If there is no partnership agreement, the Partnership Act 1980 applies. On an application by a partner, the Court may decree a dissolution of the partnership when a partner becomes permanently incapable of performing their part of the partnership contract (section 35(b) Partnership Act 1980).
If you are uncertain about whether a Business LPA should be prepared, you should obtain professional advice, in particular on the wording of the LPA to ensure it does not contradict the terms of the partnership agreement.
If you are a director of a company, the articles of association should be reviewed to see whether there are any restrictions in allowing an attorney to act on behalf of a director.
It was held in Mancini v Mancini  that the office of a director is a personal responsibility and can only be discharged by the person holding that office, subject to the company’s articles of association.
It is also common for articles of association to include a provision whereby a director’s appointment can be terminated if they are deemed to lack capacity.
If however you are a sole director of a small private company, the articles of association may not contain such restrictions (otherwise there would be no remaining officers in charge), and a Business LPA would be suitable.
If you are unsure about the wording of the articles of association and whether a Business LPA should be taken out, you should seek professional advice.
Why should I consider a Business LPA?
The key factor for making a Business LPA is to ensure your business continues to operate in the unfortunate event that you suddenly become incapacitated, so that everyday tasks (such as paying employee wages and authorising payments) can be carried out.
However, it does not have to be used only when this stage is reached. The donor can choose to authorise their attorneys to make decisions on their behalf while they are still mentally capable of doing so. Examples of such situations include while you are away for holiday or business purposes, or if you are taking a sabbatical.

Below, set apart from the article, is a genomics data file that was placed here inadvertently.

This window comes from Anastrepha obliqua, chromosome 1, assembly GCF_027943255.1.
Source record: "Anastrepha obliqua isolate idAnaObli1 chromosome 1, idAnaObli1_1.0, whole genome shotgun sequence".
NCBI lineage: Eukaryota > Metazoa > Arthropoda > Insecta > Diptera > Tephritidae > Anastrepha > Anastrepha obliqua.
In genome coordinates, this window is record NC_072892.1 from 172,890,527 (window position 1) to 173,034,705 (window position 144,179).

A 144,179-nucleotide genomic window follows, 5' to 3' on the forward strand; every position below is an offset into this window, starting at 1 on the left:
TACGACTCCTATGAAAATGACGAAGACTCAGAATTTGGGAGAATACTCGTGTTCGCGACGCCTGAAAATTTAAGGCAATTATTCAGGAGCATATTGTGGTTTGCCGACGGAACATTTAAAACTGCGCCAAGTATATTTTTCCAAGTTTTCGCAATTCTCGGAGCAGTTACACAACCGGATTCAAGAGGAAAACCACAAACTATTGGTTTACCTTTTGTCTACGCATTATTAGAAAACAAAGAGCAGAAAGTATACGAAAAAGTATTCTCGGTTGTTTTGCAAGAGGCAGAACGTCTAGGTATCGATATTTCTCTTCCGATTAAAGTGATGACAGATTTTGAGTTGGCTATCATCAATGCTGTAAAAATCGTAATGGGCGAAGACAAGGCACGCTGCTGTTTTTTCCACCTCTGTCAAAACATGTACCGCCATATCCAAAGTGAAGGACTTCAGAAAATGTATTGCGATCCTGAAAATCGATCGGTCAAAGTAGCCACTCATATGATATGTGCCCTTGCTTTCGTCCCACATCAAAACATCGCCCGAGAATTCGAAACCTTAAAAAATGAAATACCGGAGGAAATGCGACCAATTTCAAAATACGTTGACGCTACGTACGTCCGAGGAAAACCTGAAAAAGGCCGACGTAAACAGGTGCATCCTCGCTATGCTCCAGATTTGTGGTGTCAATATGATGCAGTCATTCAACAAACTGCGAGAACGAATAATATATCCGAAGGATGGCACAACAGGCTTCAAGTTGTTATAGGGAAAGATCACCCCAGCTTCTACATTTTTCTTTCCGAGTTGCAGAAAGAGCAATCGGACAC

Who should I choose as my attorney?
The donor should think carefully about who they choose as their attorney. An attorney should have the necessary skills and ability to carry out the tasks that would be involved in running the business in your absence. They should be someone who understands your business and who you consider to be trustworthy and reliable. Depending on the circumstances, this could be a fellow partner, or the company accountant or solicitor.
What happens if I don’t make a Business LPA?
If you are no longer capable of making decisions due to mental capacity and have not appointed an attorney to act on your behalf under a Business LPA, the consequences to your business may be catastrophic.
An application may need to be made to the Court of Protection to appoint a deputy, which can be costly and time-consuming. Until a deputy is appointed, your business may not have someone with the authority to make day-to-day financial decisions, and your business could suffer as a result.
Our Corporate & Commercial and Private Client teams work closely to provide a well-rounded service for our business clients to ensure cover is in place for their personal and business interests if the unexpected happens.
If you are affected by similar issues or would like to have a related discussion in confidence, please call me Nicholas Barlow Partner and Head of the Private Client team on 020 7692 7561 or email email@example.com or Luke Jenkins Solicitor and a member of the Private Client team on 020 7631 4141 or email firstname.lastname@example.org
The above is accurate as at 14 September 2021. The information above may be subject to change during these ever-changing times.
The content of this note should not be considered legal advice and each matter should be considered on a case-by-case basis.